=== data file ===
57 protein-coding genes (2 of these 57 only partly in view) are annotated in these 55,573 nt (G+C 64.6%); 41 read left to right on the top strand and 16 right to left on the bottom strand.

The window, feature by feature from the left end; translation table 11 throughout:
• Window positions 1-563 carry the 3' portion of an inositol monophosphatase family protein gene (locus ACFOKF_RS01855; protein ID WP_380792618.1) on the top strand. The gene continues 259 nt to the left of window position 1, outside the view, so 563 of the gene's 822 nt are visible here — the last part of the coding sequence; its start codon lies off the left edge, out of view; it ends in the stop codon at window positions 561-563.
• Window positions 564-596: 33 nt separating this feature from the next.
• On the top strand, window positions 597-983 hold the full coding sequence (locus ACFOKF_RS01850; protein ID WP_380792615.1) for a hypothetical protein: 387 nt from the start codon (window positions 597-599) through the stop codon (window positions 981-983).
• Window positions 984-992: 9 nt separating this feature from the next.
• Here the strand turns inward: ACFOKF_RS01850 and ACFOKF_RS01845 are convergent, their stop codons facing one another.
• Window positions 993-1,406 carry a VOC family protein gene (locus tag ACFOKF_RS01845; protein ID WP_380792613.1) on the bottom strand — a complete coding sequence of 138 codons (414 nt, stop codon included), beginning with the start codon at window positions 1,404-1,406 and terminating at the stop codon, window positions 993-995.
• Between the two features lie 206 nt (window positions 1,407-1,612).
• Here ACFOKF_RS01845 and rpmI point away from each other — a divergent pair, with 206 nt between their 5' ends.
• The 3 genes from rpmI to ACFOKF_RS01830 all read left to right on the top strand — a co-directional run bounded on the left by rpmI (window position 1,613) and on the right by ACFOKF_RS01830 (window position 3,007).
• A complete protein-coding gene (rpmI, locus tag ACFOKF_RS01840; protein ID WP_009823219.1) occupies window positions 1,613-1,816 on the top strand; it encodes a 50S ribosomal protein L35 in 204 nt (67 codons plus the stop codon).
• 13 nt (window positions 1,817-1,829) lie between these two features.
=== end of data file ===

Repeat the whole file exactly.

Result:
57 protein-coding genes (2 of these 57 only partly in view) are annotated in these 55,573 nt (G+C 64.6%); 41 read left to right on the top strand and 16 right to left on the bottom strand.

The window, feature by feature from the left end; translation table 11 throughout:
• Window positions 1-563 carry the 3' portion of an inositol monophosphatase family protein gene (locus ACFOKF_RS01855; protein ID WP_380792618.1) on the top strand. The gene continues 259 nt to the left of window position 1, outside the view, so 563 of the gene's 822 nt are visible here — the last part of the coding sequence; its start codon lies off the left edge, out of view; it ends in the stop codon at window positions 561-563.
• Window positions 564-596: 33 nt separating this feature from the next.
• On the top strand, window positions 597-983 hold the full coding sequence (locus ACFOKF_RS01850; protein ID WP_380792615.1) for a hypothetical protein: 387 nt from the start codon (window positions 597-599) through the stop codon (window positions 981-983).
• Window positions 984-992: 9 nt separating this feature from the next.
• Here the strand turns inward: ACFOKF_RS01850 and ACFOKF_RS01845 are convergent, their stop codons facing one another.
• Window positions 993-1,406 carry a VOC family protein gene (locus tag ACFOKF_RS01845; protein ID WP_380792613.1) on the bottom strand — a complete coding sequence of 138 codons (414 nt, stop codon included), beginning with the start codon at window positions 1,404-1,406 and terminating at the stop codon, window positions 993-995.
• Between the two features lie 206 nt (window positions 1,407-1,612).
• Here ACFOKF_RS01845 and rpmI point away from each other — a divergent pair, with 206 nt between their 5' ends.
• The 3 genes from rpmI to ACFOKF_RS01830 all read left to right on the top strand — a co-directional run bounded on the left by rpmI (window position 1,613) and on the right by ACFOKF_RS01830 (window position 3,007).
• A complete protein-coding gene (rpmI, locus tag ACFOKF_RS01840; protein ID WP_009823219.1) occupies window positions 1,613-1,816 on the top strand; it encodes a 50S ribosomal protein L35 in 204 nt (67 codons plus the stop codon).
• 13 nt (window positions 1,817-1,829) lie between these two features.